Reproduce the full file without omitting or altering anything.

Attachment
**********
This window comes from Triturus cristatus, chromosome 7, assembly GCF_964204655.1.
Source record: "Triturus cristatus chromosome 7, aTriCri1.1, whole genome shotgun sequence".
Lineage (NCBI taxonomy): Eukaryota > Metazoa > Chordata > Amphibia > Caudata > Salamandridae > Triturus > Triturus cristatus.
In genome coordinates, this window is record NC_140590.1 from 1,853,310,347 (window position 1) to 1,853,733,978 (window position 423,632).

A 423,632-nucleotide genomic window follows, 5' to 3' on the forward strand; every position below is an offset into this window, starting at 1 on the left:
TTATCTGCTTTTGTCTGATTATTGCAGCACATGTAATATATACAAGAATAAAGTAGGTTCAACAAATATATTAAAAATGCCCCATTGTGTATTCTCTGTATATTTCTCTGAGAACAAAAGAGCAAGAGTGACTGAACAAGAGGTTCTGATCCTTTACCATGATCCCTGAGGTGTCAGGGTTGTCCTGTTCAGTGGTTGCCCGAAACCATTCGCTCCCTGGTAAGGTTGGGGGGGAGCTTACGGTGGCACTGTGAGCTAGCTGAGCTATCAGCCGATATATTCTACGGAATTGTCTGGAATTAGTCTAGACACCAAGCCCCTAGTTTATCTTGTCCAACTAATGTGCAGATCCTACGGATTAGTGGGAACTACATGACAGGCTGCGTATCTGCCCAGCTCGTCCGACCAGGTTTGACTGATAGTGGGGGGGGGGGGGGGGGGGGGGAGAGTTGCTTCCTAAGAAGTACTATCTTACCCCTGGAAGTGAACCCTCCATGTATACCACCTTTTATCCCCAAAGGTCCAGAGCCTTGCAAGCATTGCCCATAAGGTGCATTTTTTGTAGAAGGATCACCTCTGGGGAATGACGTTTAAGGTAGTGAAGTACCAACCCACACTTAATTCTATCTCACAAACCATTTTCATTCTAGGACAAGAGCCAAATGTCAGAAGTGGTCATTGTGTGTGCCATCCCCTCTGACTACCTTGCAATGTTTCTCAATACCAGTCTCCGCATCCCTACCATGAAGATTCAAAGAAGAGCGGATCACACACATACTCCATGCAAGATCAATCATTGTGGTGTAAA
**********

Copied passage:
This window comes from Triturus cristatus, chromosome 7, assembly GCF_964204655.1.
Source record: "Triturus cristatus chromosome 7, aTriCri1.1, whole genome shotgun sequence".
Lineage (NCBI taxonomy): Eukaryota > Metazoa > Chordata > Amphibia > Caudata > Salamandridae > Triturus > Triturus cristatus.
In genome coordinates, this window is record NC_140590.1 from 1,853,310,347 (window position 1) to 1,853,733,978 (window position 423,632).

A 423,632-nucleotide genomic window follows, 5' to 3' on the forward strand; every position below is an offset into this window, starting at 1 on the left:
TTATCTGCTTTTGTCTGATTATTGCAGCACATGTAATATATACAAGAATAAAGTAGGTTCAACAAATATATTAAAAATGCCCCATTGTGTATTCTCTGTATATTTCTCTGAGAACAAAAGAGCAAGAGTGACTGAACAAGAGGTTCTGATCCTTTACCATGATCCCTGAGGTGTCAGGGTTGTCCTGTTCAGTGGTTGCCCGAAACCATTCGCTCCCTGGTAAGGTTGGGGGGGAGCTTACGGTGGCACTGTGAGCTAGCTGAGCTATCAGCCGATATATTCTACGGAATTGTCTGGAATTAGTCTAGACACCAAGCCCCTAGTTTATCTTGTCCAACTAATGTGCAGATCCTACGGATTAGTGGGAACTACATGACAGGCTGCGTATCTGCCCAGCTCGTCCGACCAGGTTTGACTGATAGTGGGGGGGGGGGGGGGGGGGGGGAGAGTTGCTTCCTAAGAAGTACTATCTTACCCCTGGAAGTGAACCCTCCATGTATACCACCTTTTATCCCCAAAGGTCCAGAGCCTTGCAAGCATTGCCCATAAGGTGCATTTTTTGTAGAAGGATCACCTCTGGGGAATGACGTTTAAGGTAGTGAAGTACCAACCCACACTTAATTCTATCTCACAAACCATTTTCATTCTAGGACAAGAGCCAAATGTCAGAAGTGGTCATTGTGTGTGCCATCCCCTCTGACTACCTTGCAATGTTTCTCAATACCAGTCTCCGCATCCCTACCATGAAGATTCAAAGAAGAGCGGATCACACACATACTCCATGCAAGATCAATCATTGTGGTGTAAA